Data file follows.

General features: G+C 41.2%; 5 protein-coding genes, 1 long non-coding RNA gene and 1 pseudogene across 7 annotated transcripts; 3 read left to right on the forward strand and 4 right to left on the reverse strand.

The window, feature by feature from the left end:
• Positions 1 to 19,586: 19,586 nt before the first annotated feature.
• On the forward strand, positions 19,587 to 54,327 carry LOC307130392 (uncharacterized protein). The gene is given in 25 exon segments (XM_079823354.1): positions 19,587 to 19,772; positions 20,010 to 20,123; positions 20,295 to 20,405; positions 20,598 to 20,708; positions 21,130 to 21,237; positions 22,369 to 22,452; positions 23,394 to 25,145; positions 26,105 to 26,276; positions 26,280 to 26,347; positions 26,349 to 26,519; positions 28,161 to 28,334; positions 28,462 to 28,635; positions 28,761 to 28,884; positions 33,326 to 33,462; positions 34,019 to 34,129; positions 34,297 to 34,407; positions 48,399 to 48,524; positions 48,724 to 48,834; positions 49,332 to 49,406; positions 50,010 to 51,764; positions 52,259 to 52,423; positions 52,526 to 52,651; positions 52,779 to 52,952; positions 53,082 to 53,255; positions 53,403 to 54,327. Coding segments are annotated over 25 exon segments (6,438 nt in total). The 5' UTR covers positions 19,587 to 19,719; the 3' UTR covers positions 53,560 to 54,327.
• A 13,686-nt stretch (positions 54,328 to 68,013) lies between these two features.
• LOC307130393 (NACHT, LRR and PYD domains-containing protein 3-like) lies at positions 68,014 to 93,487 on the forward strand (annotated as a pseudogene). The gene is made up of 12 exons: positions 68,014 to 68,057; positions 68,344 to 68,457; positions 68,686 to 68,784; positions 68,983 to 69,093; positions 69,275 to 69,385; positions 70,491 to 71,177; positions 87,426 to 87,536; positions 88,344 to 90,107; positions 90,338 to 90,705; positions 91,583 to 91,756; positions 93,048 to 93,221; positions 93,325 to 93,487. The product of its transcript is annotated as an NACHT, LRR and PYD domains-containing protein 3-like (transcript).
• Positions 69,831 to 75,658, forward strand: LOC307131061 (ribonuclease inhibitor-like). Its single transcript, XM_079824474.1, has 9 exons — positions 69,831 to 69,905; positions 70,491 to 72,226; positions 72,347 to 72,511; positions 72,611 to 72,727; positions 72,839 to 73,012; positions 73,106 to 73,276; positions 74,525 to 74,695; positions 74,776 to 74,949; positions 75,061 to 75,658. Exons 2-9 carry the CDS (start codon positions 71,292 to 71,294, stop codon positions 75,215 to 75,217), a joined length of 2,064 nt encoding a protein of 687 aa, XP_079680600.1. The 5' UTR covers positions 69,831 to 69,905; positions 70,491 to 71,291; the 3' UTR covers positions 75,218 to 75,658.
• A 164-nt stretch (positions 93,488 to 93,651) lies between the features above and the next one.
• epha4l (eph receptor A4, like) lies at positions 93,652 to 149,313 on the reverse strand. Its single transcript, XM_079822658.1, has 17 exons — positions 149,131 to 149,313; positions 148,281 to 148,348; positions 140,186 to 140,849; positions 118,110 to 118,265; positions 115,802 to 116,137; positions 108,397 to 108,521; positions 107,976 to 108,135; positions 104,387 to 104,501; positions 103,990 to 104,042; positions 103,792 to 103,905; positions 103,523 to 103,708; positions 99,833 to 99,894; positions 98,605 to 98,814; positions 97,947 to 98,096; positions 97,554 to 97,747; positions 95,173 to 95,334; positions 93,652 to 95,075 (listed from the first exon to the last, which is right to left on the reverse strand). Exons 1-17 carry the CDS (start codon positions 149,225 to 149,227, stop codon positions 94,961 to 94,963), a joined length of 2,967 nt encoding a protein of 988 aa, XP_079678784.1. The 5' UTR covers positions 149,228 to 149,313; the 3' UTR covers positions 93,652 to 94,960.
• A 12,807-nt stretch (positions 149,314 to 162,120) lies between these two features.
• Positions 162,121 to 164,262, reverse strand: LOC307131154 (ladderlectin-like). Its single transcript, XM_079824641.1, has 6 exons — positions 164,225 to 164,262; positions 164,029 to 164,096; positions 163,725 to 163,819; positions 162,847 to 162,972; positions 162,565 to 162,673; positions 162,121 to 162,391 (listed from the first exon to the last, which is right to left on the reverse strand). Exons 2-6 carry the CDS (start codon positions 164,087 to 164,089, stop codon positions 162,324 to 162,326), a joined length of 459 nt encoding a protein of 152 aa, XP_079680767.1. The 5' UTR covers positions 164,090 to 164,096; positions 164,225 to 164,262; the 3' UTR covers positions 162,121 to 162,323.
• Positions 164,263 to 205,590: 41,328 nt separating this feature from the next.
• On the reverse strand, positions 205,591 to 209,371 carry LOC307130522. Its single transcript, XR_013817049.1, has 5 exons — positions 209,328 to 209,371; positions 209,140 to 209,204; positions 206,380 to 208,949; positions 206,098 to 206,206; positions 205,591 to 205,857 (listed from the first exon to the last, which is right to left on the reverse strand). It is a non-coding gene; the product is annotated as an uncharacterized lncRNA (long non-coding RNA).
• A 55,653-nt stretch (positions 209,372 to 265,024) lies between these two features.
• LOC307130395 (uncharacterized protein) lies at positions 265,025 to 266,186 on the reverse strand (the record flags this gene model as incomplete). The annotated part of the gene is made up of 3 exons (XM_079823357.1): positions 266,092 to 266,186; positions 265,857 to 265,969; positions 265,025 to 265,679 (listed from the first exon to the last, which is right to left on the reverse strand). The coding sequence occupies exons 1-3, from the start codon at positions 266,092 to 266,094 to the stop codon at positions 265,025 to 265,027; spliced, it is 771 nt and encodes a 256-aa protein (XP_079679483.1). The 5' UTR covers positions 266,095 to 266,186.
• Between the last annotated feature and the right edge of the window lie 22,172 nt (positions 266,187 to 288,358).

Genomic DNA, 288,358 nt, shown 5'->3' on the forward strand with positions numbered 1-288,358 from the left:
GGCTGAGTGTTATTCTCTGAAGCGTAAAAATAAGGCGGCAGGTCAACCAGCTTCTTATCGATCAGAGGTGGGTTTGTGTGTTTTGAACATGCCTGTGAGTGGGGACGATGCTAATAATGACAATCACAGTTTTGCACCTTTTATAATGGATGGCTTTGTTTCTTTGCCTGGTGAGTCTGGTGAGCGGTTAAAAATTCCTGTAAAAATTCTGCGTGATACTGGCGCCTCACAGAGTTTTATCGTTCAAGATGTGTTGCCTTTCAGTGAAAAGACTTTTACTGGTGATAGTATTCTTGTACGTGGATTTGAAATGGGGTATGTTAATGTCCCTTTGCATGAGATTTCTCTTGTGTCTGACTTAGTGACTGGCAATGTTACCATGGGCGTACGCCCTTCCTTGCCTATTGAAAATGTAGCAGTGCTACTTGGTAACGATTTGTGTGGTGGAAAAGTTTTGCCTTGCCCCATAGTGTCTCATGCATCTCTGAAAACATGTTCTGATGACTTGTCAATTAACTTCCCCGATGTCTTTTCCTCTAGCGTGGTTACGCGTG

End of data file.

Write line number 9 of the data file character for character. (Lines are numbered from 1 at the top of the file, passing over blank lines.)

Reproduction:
• epha4l (eph receptor A4, like) lies at positions 93,652 to 149,313 on the reverse strand. Its single transcript, XM_079822658.1, has 17 exons — positions 149,131 to 149,313; positions 148,281 to 148,348; positions 140,186 to 140,849; positions 118,110 to 118,265; positions 115,802 to 116,137; positions 108,397 to 108,521; positions 107,976 to 108,135; positions 104,387 to 104,501; positions 103,990 to 104,042; positions 103,792 to 103,905; positions 103,523 to 103,708; positions 99,833 to 99,894; positions 98,605 to 98,814; positions 97,947 to 98,096; positions 97,554 to 97,747; positions 95,173 to 95,334; positions 93,652 to 95,075 (listed from the first exon to the last, which is right to left on the reverse strand). Exons 1-17 carry the CDS (start codon positions 149,225 to 149,227, stop codon positions 94,961 to 94,963), a joined length of 2,967 nt encoding a protein of 988 aa, XP_079678784.1. The 5' UTR covers positions 149,228 to 149,313; the 3' UTR covers positions 93,652 to 94,960.